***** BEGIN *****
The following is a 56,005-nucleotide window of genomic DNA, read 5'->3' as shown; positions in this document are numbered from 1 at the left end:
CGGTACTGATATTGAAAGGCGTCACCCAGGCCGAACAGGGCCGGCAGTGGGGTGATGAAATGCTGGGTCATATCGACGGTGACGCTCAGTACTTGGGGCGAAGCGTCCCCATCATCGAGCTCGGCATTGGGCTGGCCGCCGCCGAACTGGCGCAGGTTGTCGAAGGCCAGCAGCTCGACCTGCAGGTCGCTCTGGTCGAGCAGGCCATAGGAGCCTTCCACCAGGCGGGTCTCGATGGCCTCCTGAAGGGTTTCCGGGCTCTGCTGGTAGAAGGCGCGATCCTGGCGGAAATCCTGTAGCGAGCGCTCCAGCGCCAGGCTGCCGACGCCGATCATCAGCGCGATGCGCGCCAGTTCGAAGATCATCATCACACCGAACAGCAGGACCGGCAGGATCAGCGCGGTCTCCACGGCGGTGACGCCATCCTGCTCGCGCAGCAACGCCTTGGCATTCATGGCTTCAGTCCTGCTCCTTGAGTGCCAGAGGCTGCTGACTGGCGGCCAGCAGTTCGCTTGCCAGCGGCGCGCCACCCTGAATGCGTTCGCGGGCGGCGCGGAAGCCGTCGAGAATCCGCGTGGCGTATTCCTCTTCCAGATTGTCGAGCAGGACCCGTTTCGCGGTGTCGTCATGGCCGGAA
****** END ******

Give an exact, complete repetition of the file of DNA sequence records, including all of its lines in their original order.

The following is a 56,005-nucleotide window of genomic DNA, read 5'->3' as shown; positions in this document are numbered from 1 at the left end:
CGGTACTGATATTGAAAGGCGTCACCCAGGCCGAACAGGGCCGGCAGTGGGGTGATGAAATGCTGGGTCATATCGACGGTGACGCTCAGTACTTGGGGCGAAGCGTCCCCATCATCGAGCTCGGCATTGGGCTGGCCGCCGCCGAACTGGCGCAGGTTGTCGAAGGCCAGCAGCTCGACCTGCAGGTCGCTCTGGTCGAGCAGGCCATAGGAGCCTTCCACCAGGCGGGTCTCGATGGCCTCCTGAAGGGTTTCCGGGCTCTGCTGGTAGAAGGCGCGATCCTGGCGGAAATCCTGTAGCGAGCGCTCCAGCGCCAGGCTGCCGACGCCGATCATCAGCGCGATGCGCGCCAGTTCGAAGATCATCATCACACCGAACAGCAGGACCGGCAGGATCAGCGCGGTCTCCACGGCGGTGACGCCATCCTGCTCGCGCAGCAACGCCTTGGCATTCATGGCTTCAGTCCTGCTCCTTGAGTGCCAGAGGCTGCTGACTGGCGGCCAGCAGTTCGCTTGCCAGCGGCGCGCCACCCTGAATGCGTTCGCGGGCGGCGCGGAAGCCGTCGAGAATCCGCGTGGCGTATTCCTCTTCCAGATTGTCGAGCAGGACCCGTTTCGCGGTGTCGTCATGGCCGGAA